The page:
Dover man stands trial on charges he drugged women
BRENTWOOD — Prosecutors said a Dover man gave three women a drug 20 times more powerful than morphine and sexually assaulted one of them after they went out for a night of bar hopping in downtown Portsmouth.
A jury began weighing evidence against Aaron Bonds, 44, who faces three counts of aggravated felonious sexual assault and eight counts of drug-related charges.
Assistant County Attorney Brad Bolton said that Bonds worked as a part-time cook at a local restaurant and socialized with the women while they were having "a girls' night out."
He met up with two of the women on July 10, 2012, at a local restaurant and provided one of them with cocaine that was laced with another drug, prosecutors said.
"He goes to the rear of the restaurant. He puts out two lines on paper," Bolton said. "She uses some. He declines to use it."
Bonds parts ways with the women, but exchanges text messages with the women later in the night and meets up with them at an apartment where the women are drinking beer, according to Bolton.
He puts more of the drug out for the women to use, but does not take any himself, according to Bolton.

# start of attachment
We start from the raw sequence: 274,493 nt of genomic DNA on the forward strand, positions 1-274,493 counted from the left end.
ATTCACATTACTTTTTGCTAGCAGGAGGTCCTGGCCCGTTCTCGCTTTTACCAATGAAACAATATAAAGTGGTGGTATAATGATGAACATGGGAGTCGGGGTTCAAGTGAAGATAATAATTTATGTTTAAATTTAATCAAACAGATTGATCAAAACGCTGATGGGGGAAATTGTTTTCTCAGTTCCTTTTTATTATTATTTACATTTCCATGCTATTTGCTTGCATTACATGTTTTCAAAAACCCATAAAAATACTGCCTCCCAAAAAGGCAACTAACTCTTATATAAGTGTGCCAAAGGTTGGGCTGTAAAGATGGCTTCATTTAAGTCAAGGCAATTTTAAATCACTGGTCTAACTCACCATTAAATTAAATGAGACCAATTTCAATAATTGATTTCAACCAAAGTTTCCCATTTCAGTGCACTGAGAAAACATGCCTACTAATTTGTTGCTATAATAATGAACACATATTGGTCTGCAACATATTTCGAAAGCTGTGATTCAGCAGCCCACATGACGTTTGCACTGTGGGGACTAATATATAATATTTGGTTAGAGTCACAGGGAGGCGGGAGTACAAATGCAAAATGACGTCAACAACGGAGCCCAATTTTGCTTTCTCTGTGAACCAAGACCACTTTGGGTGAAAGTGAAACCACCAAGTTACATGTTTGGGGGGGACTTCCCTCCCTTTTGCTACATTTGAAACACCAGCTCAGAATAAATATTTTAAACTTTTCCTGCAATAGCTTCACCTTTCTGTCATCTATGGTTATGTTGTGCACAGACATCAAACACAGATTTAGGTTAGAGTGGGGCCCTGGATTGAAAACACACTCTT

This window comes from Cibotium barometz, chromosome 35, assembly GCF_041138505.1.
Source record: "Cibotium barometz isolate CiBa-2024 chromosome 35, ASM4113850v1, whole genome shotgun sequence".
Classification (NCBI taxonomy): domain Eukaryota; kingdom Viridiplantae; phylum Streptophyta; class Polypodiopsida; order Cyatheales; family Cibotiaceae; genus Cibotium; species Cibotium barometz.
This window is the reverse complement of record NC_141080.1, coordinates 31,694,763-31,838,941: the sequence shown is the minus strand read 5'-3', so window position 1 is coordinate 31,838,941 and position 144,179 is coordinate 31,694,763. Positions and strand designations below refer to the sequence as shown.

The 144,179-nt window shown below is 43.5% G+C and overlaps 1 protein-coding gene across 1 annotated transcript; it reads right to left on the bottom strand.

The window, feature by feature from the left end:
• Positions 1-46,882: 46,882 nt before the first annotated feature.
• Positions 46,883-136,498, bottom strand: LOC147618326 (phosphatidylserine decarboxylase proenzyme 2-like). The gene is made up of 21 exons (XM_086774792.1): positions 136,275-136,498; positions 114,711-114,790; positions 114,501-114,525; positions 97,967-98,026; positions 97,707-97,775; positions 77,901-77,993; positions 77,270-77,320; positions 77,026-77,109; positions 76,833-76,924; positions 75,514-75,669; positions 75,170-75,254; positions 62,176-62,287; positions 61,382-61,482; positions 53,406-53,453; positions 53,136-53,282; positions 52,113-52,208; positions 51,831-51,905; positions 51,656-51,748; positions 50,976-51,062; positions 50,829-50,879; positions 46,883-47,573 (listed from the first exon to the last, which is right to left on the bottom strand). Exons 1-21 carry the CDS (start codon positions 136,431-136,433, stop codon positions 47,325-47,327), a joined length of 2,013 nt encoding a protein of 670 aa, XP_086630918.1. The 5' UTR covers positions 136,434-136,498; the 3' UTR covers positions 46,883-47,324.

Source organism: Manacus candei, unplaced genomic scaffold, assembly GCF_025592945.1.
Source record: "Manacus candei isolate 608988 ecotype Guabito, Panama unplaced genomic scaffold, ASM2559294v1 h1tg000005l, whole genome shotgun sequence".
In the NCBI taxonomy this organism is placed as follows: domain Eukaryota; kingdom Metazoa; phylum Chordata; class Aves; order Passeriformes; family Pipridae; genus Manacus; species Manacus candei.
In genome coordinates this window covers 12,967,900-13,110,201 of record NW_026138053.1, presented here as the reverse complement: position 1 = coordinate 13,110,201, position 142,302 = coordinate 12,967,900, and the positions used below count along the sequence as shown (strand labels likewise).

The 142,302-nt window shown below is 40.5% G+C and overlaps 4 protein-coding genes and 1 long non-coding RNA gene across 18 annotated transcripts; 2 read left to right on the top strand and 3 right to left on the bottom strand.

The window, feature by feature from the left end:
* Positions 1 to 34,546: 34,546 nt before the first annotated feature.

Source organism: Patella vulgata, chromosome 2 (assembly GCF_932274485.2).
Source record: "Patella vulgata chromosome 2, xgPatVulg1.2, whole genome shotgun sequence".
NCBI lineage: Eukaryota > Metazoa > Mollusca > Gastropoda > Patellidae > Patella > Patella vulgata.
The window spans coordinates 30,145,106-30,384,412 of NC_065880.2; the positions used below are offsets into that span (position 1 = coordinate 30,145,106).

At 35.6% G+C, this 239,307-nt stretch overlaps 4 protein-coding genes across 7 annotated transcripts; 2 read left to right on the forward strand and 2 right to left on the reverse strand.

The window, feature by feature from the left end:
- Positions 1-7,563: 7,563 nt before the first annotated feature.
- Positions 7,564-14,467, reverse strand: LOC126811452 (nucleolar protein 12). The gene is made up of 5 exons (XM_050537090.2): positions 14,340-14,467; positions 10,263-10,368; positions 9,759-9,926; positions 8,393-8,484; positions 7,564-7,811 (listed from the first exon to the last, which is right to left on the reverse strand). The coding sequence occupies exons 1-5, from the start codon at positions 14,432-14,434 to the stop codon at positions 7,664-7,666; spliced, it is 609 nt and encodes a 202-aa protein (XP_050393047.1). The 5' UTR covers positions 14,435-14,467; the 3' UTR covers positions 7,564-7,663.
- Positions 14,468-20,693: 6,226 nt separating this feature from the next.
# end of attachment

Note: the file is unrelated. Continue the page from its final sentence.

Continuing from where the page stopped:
A 26-year-old woman became so sick from the drug that she decided to go out to her front stoop, where Bonds allegedly lifted up her clothes and had sex with her. The woman told police that she had no control over her body and could not speak to fend off Bonds.
All three women eventually went to the hospital.
Defense attorney Brian Lavallee told jurors that the three women gave multiple accounts of their encounter with Bonds to Portsmouth police and hospital workers.
"This case is about regret. People who have too much to drink, people who do drugs, people bar hop; they wake up the next day sick, embarrassed and they regret what they did the night before," Lavallee said. "It doesn't mean a crime was committed."
Lavallee told jurors that one of the women who exchanged text messages with Bonds before meeting him at the apartment had deleted her portion of the conversations, and had changed the name she used to identify Bonds before showing it to police to make it sound more official.
A lab test of the cocaine bag found in the apartment yielded no indication of other substances, and police did not fingerprint the bag to link it to Bonds.
"When she walked that bag of cocaine into Portsmouth PD, she wasn't questioned about it, and they took her word for it," Lavallee said.